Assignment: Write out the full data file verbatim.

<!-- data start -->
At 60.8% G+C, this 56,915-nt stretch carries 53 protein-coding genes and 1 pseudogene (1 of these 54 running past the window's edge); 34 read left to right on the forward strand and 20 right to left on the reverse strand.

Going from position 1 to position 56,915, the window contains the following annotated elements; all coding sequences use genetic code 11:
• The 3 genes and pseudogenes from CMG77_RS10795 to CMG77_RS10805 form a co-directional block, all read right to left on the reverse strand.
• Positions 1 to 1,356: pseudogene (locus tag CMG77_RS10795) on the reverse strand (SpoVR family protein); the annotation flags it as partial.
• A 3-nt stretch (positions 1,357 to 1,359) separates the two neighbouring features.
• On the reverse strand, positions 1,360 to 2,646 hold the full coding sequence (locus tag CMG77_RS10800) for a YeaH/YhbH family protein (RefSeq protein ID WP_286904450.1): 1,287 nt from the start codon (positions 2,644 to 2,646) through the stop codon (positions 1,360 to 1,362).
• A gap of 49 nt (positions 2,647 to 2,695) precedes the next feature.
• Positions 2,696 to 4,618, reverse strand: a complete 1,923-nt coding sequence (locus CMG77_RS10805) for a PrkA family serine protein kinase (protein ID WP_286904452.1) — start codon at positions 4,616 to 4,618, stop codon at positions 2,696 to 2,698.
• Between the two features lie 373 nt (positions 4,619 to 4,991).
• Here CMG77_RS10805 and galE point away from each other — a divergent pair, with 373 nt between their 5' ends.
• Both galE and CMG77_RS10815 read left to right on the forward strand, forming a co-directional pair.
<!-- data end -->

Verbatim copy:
At 60.8% G+C, this 56,915-nt stretch carries 53 protein-coding genes and 1 pseudogene (1 of these 54 running past the window's edge); 34 read left to right on the forward strand and 20 right to left on the reverse strand.

Going from position 1 to position 56,915, the window contains the following annotated elements; all coding sequences use genetic code 11:
• The 3 genes and pseudogenes from CMG77_RS10795 to CMG77_RS10805 form a co-directional block, all read right to left on the reverse strand.
• Positions 1 to 1,356: pseudogene (locus tag CMG77_RS10795) on the reverse strand (SpoVR family protein); the annotation flags it as partial.
• A 3-nt stretch (positions 1,357 to 1,359) separates the two neighbouring features.
• On the reverse strand, positions 1,360 to 2,646 hold the full coding sequence (locus tag CMG77_RS10800) for a YeaH/YhbH family protein (RefSeq protein ID WP_286904450.1): 1,287 nt from the start codon (positions 2,644 to 2,646) through the stop codon (positions 1,360 to 1,362).
• A gap of 49 nt (positions 2,647 to 2,695) precedes the next feature.
• Positions 2,696 to 4,618, reverse strand: a complete 1,923-nt coding sequence (locus CMG77_RS10805) for a PrkA family serine protein kinase (protein ID WP_286904452.1) — start codon at positions 4,616 to 4,618, stop codon at positions 2,696 to 2,698.
• Between the two features lie 373 nt (positions 4,619 to 4,991).
• Here CMG77_RS10805 and galE point away from each other — a divergent pair, with 373 nt between their 5' ends.
• Both galE and CMG77_RS10815 read left to right on the forward strand, forming a co-directional pair.